Here we have a poor church, but not in grace, and a rich church. The poor church was so sold out to the Lord that they gave liberally out of their poverty. Above and beyond. They begged for the chance to pitch in to help the church In Jerusalem. The rich church had verbally expressed a desire to participate but needed to be goaded by this letter and Paul’s emissary Titus to fulfill that intent. I imagine Paul was baffled that a church so poor would rally of their own accord, yet the rich church was hesitating on the sidelines. This entreaty to the Corinthians was apparently necessary to teach the rich to share. And Paul had to send his team in to make sure the church followed through.
Yes, it is possible for a body of believers to be stingy, miserly or more concerned about its own budget to meet the needs of others. Giving under these conditions, I submit, would not be joyful but possibly tinged with guilt and resentment. There is a role for leadership in the process, and that’s to bring the need forward. We read that the Macedonians gave themselves first to God and their leaders (v. 5), responding to the dire predicament of the Jerusalem church as described by Paul. Truth is, the Macedonians qualified for a gracious gift themselves!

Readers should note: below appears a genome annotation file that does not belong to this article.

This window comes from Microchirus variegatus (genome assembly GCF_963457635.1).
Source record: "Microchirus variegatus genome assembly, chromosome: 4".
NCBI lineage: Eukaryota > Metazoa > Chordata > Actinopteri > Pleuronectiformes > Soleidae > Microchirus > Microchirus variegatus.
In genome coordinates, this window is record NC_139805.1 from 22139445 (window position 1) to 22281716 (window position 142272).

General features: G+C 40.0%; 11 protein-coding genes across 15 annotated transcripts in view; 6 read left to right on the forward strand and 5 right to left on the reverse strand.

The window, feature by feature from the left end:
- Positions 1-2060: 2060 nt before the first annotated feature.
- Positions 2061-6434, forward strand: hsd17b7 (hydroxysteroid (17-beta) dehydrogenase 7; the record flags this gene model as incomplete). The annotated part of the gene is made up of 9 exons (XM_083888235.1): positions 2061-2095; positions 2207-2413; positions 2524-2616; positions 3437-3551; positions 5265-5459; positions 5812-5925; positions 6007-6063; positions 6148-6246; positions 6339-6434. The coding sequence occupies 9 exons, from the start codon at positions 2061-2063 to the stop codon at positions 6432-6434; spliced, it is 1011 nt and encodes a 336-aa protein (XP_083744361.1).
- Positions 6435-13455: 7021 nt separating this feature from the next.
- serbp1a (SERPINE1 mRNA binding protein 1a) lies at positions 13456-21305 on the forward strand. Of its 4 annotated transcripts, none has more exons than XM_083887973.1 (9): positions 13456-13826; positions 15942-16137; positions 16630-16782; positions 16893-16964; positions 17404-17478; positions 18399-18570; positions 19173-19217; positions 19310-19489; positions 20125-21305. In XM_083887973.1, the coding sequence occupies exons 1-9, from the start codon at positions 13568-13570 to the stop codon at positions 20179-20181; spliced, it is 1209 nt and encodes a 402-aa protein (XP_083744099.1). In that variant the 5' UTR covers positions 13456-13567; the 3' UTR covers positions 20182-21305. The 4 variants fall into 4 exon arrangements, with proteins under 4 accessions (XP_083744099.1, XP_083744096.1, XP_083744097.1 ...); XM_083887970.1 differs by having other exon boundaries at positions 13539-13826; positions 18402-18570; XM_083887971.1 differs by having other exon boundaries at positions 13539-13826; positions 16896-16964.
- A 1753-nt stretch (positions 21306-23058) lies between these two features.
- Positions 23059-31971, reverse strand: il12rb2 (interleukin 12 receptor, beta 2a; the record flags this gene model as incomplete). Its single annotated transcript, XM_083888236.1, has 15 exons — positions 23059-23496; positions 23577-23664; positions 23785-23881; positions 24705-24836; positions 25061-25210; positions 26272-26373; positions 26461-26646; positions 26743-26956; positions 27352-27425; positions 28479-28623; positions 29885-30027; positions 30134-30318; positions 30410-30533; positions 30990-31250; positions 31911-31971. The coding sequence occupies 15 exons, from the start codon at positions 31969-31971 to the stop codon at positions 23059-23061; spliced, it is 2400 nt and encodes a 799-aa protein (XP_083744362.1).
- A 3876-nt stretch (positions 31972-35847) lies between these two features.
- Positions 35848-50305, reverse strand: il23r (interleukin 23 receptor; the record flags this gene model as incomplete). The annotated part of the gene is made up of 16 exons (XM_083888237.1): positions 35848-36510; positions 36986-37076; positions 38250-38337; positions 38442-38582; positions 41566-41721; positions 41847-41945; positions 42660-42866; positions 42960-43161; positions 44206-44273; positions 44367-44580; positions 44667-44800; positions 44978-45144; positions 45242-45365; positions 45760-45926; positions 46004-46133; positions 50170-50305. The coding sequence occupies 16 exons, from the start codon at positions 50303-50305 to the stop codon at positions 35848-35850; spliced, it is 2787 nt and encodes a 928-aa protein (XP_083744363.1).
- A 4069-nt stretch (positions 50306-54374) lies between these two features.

Here’s how gracious giving should work:
1. It should be without fanfare.
2. It should be without delay.
3. It should be instigated by God not man.
4. It should be irrespective of circumstances.
5. It should be joyfully done.
6. It should be marked by liberality.
It surely should not take place after being “called up on the carpet!”